Faculty E-mail Directory
Select a concentration to find out more about faculty in the Department of Environmental Health Sciences:
Research programs in this track are focused on answering the following fundamental question: How do environmental contaminants interact with biological systems? Specific areas of research include: alterations of immune system function by environmental factors; identification of cancer chemopreventive agents and mechanisms of chemical carcinogenesis; toxicity of nanoparticles in animal models; the function and regulation of biotransformation enzymes in endobiotic and xenobiotic metabolism, in both in vivo and in vitro systems, using the tools of cell biology, biochemistry, molecular biology, genetics, and genomics; the use of biomarkers of DNA damage to determine cancer risk from exposure to xenobiotics; determination of the roles of environmental contaminants and gender (sex) in the etiology of neurodevelopmental and neurodegenerative diseases using neurochemical, neuromorphological and epidemiological approaches; and detection of pathogenic organisms in water.
Environmental and Occupational Health
The environmental and occupational health track provides a bridge between the biological, physical, and behavioral sciences and the problems and issues addressing the prevention and control of environmentally and occupationally related diseases. Emphasis is on the development and application of a scientific approach to defining and estimating the human health effects of exposure to hazardous materials and balancing them with social, economic, political, and engineering concerns to reach policy recommendations. The environmental and occupational health track curriculum covers such topics as exposure assessment; environmental and occupational epidemiology, hazardous materials management; air, soil and water pollution; control of food and waterborne diseases; radiological health; risk communication; and occupational health hazards.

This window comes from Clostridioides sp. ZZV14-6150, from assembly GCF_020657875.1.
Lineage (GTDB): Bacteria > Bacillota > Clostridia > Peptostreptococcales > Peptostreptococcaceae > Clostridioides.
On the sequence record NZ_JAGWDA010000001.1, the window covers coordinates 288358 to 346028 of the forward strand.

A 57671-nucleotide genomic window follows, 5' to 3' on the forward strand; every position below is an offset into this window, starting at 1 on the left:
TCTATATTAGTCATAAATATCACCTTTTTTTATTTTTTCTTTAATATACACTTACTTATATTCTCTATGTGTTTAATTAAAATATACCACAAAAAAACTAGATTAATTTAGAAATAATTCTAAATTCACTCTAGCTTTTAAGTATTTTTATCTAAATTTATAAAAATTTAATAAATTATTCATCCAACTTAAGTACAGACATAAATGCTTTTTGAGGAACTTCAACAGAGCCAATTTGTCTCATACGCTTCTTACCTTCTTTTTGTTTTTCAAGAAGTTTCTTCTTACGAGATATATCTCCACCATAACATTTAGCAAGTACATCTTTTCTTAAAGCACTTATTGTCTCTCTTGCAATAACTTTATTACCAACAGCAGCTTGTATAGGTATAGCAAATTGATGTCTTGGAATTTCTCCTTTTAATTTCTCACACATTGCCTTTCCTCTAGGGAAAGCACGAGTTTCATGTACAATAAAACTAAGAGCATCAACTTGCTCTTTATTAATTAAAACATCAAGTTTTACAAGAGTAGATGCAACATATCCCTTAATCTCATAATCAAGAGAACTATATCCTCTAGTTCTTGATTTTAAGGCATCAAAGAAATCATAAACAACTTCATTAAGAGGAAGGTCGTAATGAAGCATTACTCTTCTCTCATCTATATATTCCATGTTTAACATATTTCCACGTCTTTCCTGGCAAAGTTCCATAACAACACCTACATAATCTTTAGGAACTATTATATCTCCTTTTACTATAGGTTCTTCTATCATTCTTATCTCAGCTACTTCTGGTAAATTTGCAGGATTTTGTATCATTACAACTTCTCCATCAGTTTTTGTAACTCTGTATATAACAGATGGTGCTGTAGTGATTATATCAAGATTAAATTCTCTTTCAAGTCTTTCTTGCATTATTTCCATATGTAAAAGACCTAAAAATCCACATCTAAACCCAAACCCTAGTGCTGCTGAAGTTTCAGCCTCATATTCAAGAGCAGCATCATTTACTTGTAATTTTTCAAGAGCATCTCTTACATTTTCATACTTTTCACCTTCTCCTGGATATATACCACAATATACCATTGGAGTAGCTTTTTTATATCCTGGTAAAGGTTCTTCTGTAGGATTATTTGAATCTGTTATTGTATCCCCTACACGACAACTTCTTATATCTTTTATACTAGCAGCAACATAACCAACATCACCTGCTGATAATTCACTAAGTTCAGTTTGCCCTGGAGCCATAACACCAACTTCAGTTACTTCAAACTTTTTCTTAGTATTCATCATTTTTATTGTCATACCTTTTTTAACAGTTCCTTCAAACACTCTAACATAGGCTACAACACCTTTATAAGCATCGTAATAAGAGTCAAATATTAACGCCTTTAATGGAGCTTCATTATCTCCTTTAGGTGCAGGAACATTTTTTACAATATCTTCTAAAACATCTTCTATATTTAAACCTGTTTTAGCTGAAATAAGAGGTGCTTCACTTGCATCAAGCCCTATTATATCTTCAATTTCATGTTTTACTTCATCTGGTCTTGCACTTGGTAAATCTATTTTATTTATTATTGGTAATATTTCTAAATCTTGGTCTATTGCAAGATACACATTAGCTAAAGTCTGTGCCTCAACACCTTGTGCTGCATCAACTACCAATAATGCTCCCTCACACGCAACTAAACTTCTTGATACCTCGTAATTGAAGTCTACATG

Research programs in the environmental chemistry concentration are focused on answering the following fundamental questions: How the public population is exposed to chemical contaminants in air, water, soil, food and other environmental media? What physical, chemical and biological processes are involved in the transportation and transformation of chemical contaminants in the environments? Specific areas of research include: analytical method development and application for the measurements of organic and inorganic contaminants in environmental and biological media and in human specimens; atmospheric chemistry and air pollution; nuclear chemistry and environmental radioactivity; and aquatic chemistry and water treatment.